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Best Time To Go To Guatemala - Hurry Up To Enjoy The Most Beautiful Moments


Even though Guatemala is known as the "Land of Eternal Spring," the country's climate is not always springlike.

The nation features two unique seasons that may greatly affect the experience of vacationing in this vibrant region of Central America, even though temperatures normally fluctuate according to altitude rather than season.

The wet season and dry season, which are sometimes known as the "muddy" and "dusty" seasons, may be used to generally split the year.

The prime season for tourism is determined by the weather, and the rains may significantly affect how you experience various sites and activities, but let's see what is the best time to go to Guatemala.

The Winter High Season (November-March) Is The Best Time For Festivals And Dry Weather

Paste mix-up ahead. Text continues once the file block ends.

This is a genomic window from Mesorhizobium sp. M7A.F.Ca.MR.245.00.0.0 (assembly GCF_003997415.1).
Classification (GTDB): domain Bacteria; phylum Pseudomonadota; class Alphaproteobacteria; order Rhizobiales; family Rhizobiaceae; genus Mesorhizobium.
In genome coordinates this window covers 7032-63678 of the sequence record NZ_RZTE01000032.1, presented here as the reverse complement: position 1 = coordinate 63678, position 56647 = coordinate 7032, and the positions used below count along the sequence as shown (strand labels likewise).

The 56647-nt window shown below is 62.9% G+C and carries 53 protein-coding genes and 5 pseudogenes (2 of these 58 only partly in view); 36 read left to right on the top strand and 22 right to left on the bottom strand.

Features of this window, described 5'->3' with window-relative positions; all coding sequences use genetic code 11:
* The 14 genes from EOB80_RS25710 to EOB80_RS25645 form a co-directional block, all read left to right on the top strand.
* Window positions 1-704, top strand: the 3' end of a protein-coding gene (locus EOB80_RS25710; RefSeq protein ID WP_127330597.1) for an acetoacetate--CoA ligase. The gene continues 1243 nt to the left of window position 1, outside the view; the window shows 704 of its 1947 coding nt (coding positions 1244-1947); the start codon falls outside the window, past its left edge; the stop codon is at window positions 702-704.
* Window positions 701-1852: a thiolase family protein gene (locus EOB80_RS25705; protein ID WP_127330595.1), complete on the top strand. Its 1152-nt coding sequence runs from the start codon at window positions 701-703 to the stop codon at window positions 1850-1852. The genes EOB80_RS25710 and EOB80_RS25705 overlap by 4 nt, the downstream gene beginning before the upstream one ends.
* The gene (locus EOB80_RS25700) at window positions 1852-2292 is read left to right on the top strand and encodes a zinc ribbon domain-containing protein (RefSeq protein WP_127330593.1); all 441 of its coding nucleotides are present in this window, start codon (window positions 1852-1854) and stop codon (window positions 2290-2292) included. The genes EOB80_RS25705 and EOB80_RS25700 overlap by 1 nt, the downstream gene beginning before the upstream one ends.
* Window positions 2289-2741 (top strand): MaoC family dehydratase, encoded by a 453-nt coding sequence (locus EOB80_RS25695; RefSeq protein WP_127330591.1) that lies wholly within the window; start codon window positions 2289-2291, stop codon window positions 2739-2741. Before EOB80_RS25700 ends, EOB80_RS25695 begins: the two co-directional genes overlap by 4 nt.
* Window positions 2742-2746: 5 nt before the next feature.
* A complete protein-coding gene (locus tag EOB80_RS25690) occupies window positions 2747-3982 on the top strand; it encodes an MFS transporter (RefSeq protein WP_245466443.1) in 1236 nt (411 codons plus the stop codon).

A church made of bricks and a big christmas tree in front
A church made of bricks and a big christmas tree in front

There is no regular peak season, shoulder season, or low season in Guatemala. There are two high seasons and two low seasons instead.

Since the first high season falls during Guatemala's dry season, bright days are almost a given.

Just in time for the Day of the Dead festivities, the dry weather begins at the beginning of November as the storm season ends.

After Holy Week (Semana Santa), which is one of Guatemala's greatest holidays and usually takes place in late March or the first part of April, this first peak season usually comes to an end.

The Summer High Season (June-August) Is The Best Time For Outdoor Pursuits And Spanish Lessons

A beach port with a lot of boats and blooming flowers
A beach port with a lot of boats and blooming flowers

The second peak season occurs throughout the European, American, and Canadian summer vacation period.

Although it isn't nearly as congested as the first peak season, it's also not the best time to try to avoid the throng.

Although June is still very much part of the rainy season, it often starts out bright and sunny until the rain comes in the late afternoon or evening.